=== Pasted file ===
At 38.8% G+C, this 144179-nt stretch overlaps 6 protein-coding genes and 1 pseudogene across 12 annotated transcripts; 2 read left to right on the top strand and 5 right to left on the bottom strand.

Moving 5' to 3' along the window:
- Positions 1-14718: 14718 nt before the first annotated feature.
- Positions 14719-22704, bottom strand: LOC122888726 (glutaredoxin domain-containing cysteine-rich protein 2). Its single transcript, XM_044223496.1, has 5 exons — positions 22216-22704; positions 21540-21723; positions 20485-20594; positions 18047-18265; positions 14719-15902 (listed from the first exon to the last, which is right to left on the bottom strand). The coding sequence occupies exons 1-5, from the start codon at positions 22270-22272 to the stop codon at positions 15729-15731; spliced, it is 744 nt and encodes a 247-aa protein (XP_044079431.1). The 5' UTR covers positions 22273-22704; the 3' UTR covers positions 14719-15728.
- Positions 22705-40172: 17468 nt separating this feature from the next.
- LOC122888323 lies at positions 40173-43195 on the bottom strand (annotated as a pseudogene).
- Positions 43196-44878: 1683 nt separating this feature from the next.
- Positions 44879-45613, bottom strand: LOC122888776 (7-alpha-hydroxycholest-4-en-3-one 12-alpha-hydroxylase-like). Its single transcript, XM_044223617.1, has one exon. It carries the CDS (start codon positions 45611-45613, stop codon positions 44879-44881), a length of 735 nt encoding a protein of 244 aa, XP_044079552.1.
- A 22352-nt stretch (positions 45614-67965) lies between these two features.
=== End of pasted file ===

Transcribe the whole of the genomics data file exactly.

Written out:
At 38.8% G+C, this 144179-nt stretch overlaps 6 protein-coding genes and 1 pseudogene across 12 annotated transcripts; 2 read left to right on the top strand and 5 right to left on the bottom strand.

Moving 5' to 3' along the window:
- Positions 1-14718: 14718 nt before the first annotated feature.
- Positions 14719-22704, bottom strand: LOC122888726 (glutaredoxin domain-containing cysteine-rich protein 2). Its single transcript, XM_044223496.1, has 5 exons — positions 22216-22704; positions 21540-21723; positions 20485-20594; positions 18047-18265; positions 14719-15902 (listed from the first exon to the last, which is right to left on the bottom strand). The coding sequence occupies exons 1-5, from the start codon at positions 22270-22272 to the stop codon at positions 15729-15731; spliced, it is 744 nt and encodes a 247-aa protein (XP_044079431.1). The 5' UTR covers positions 22273-22704; the 3' UTR covers positions 14719-15728.
- Positions 22705-40172: 17468 nt separating this feature from the next.
- LOC122888323 lies at positions 40173-43195 on the bottom strand (annotated as a pseudogene).
- Positions 43196-44878: 1683 nt separating this feature from the next.
- Positions 44879-45613, bottom strand: LOC122888776 (7-alpha-hydroxycholest-4-en-3-one 12-alpha-hydroxylase-like). Its single transcript, XM_044223617.1, has one exon. It carries the CDS (start codon positions 45611-45613, stop codon positions 44879-44881), a length of 735 nt encoding a protein of 244 aa, XP_044079552.1.
- A 22352-nt stretch (positions 45614-67965) lies between these two features.